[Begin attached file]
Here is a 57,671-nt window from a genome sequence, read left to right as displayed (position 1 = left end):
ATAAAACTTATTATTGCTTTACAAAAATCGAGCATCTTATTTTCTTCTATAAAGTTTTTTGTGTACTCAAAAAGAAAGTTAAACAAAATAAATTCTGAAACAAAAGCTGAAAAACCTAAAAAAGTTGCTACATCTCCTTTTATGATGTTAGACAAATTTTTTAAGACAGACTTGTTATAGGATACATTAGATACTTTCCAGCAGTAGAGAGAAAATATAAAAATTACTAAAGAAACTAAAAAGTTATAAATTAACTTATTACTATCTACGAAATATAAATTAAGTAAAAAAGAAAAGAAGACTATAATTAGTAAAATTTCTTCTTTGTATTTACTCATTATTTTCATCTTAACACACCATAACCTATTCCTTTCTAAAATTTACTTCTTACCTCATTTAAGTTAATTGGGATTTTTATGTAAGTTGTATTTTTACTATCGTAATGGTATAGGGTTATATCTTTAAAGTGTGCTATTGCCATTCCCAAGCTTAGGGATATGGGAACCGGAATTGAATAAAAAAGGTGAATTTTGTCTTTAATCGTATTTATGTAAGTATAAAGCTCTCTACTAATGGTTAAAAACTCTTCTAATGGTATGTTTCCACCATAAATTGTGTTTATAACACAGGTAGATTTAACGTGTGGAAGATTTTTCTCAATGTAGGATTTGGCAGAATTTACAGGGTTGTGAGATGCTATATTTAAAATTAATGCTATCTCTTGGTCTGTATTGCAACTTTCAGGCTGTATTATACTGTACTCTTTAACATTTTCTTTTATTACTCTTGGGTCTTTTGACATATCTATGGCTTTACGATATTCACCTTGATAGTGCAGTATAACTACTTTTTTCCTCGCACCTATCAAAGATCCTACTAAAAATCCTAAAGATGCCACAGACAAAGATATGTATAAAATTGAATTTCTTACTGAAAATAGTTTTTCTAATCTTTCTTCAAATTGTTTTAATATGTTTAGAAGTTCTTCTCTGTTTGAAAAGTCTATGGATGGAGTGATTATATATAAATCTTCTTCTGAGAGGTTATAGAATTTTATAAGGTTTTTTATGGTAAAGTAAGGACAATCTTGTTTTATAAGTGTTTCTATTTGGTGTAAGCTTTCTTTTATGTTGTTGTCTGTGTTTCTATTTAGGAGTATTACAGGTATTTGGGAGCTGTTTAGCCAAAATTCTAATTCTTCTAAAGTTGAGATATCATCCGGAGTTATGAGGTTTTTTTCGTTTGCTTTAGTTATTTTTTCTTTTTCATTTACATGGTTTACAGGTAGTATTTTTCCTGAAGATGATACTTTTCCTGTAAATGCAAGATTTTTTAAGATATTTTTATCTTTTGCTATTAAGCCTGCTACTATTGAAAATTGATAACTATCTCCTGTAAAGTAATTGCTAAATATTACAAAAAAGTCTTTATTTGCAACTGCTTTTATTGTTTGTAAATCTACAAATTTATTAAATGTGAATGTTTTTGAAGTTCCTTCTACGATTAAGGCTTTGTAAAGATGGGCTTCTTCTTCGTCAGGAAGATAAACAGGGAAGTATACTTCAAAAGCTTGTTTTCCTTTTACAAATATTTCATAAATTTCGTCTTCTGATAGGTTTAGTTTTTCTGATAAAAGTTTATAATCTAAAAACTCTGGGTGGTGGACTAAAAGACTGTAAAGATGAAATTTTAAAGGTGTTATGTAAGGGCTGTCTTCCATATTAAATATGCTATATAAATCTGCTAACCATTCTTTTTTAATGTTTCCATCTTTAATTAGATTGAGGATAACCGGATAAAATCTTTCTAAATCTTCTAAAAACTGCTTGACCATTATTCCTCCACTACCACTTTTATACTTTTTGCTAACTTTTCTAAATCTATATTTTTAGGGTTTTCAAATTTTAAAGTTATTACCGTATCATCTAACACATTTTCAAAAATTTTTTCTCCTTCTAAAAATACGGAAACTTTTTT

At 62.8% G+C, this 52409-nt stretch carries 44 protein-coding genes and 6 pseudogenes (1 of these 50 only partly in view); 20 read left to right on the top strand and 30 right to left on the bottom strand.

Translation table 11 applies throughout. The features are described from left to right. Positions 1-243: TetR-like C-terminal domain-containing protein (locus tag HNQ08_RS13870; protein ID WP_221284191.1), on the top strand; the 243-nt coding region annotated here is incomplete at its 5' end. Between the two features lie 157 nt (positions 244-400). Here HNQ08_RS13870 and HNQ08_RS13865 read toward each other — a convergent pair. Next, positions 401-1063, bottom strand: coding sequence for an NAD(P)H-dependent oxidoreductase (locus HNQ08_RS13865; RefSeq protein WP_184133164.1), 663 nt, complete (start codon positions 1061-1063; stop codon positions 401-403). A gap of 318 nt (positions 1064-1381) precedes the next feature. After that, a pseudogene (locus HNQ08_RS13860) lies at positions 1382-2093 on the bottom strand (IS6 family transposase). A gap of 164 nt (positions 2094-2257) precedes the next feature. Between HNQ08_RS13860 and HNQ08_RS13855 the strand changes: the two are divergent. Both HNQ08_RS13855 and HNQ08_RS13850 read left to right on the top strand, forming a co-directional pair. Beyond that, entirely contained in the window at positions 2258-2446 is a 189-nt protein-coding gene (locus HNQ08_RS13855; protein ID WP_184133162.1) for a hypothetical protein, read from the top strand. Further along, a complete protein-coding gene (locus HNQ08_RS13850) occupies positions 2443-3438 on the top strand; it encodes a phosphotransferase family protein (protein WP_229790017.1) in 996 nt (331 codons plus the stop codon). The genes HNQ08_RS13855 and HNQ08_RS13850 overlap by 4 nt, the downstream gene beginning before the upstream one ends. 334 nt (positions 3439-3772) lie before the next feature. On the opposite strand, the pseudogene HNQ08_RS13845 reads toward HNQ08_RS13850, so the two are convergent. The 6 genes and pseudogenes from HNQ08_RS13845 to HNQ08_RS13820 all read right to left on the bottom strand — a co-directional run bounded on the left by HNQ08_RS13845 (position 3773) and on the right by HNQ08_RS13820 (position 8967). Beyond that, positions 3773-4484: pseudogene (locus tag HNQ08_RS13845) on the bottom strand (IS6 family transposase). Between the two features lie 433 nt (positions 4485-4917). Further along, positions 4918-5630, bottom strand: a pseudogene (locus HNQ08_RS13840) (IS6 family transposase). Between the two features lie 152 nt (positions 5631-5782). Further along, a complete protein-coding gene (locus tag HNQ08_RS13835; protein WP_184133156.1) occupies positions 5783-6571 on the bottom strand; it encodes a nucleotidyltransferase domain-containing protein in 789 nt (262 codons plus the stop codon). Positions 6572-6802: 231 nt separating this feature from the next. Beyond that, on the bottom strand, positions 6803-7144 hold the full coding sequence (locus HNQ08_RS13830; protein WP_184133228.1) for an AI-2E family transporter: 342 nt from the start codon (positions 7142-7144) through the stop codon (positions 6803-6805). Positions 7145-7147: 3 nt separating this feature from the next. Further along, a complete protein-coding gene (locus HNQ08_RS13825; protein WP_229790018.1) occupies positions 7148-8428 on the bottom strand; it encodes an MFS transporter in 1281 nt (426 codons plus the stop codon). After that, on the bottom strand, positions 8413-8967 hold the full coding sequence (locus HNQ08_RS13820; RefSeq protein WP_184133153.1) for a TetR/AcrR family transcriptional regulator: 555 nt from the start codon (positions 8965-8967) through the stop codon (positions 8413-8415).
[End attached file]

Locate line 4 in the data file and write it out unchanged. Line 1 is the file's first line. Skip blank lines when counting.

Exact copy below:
Translation table 11 applies throughout. The features are described from left to right. Positions 1-243: TetR-like C-terminal domain-containing protein (locus tag HNQ08_RS13870; protein ID WP_221284191.1), on the top strand; the 243-nt coding region annotated here is incomplete at its 5' end. Between the two features lie 157 nt (positions 244-400). Here HNQ08_RS13870 and HNQ08_RS13865 read toward each other — a convergent pair. Next, positions 401-1063, bottom strand: coding sequence for an NAD(P)H-dependent oxidoreductase (locus HNQ08_RS13865; RefSeq protein WP_184133164.1), 663 nt, complete (start codon positions 1061-1063; stop codon positions 401-403). A gap of 318 nt (positions 1064-1381) precedes the next feature. After that, a pseudogene (locus HNQ08_RS13860) lies at positions 1382-2093 on the bottom strand (IS6 family transposase). A gap of 164 nt (positions 2094-2257) precedes the next feature. Between HNQ08_RS13860 and HNQ08_RS13855 the strand changes: the two are divergent. Both HNQ08_RS13855 and HNQ08_RS13850 read left to right on the top strand, forming a co-directional pair. Beyond that, entirely contained in the window at positions 2258-2446 is a 189-nt protein-coding gene (locus HNQ08_RS13855; protein ID WP_184133162.1) for a hypothetical protein, read from the top strand. Further along, a complete protein-coding gene (locus HNQ08_RS13850) occupies positions 2443-3438 on the top strand; it encodes a phosphotransferase family protein (protein WP_229790017.1) in 996 nt (331 codons plus the stop codon). The genes HNQ08_RS13855 and HNQ08_RS13850 overlap by 4 nt, the downstream gene beginning before the upstream one ends. 334 nt (positions 3439-3772) lie before the next feature. On the opposite strand, the pseudogene HNQ08_RS13845 reads toward HNQ08_RS13850, so the two are convergent. The 6 genes and pseudogenes from HNQ08_RS13845 to HNQ08_RS13820 all read right to left on the bottom strand — a co-directional run bounded on the left by HNQ08_RS13845 (position 3773) and on the right by HNQ08_RS13820 (position 8967). Beyond that, positions 3773-4484: pseudogene (locus tag HNQ08_RS13845) on the bottom strand (IS6 family transposase). Between the two features lie 433 nt (positions 4485-4917). Further along, positions 4918-5630, bottom strand: a pseudogene (locus HNQ08_RS13840) (IS6 family transposase). Between the two features lie 152 nt (positions 5631-5782). Further along, a complete protein-coding gene (locus tag HNQ08_RS13835; protein WP_184133156.1) occupies positions 5783-6571 on the bottom strand; it encodes a nucleotidyltransferase domain-containing protein in 789 nt (262 codons plus the stop codon). Positions 6572-6802: 231 nt separating this feature from the next. Beyond that, on the bottom strand, positions 6803-7144 hold the full coding sequence (locus HNQ08_RS13830; protein WP_184133228.1) for an AI-2E family transporter: 342 nt from the start codon (positions 7142-7144) through the stop codon (positions 6803-6805). Positions 7145-7147: 3 nt separating this feature from the next. Further along, a complete protein-coding gene (locus HNQ08_RS13825; protein WP_229790018.1) occupies positions 7148-8428 on the bottom strand; it encodes an MFS transporter in 1281 nt (426 codons plus the stop codon). After that, on the bottom strand, positions 8413-8967 hold the full coding sequence (locus HNQ08_RS13820; RefSeq protein WP_184133153.1) for a TetR/AcrR family transcriptional regulator: 555 nt from the start codon (positions 8965-8967) through the stop codon (positions 8413-8415).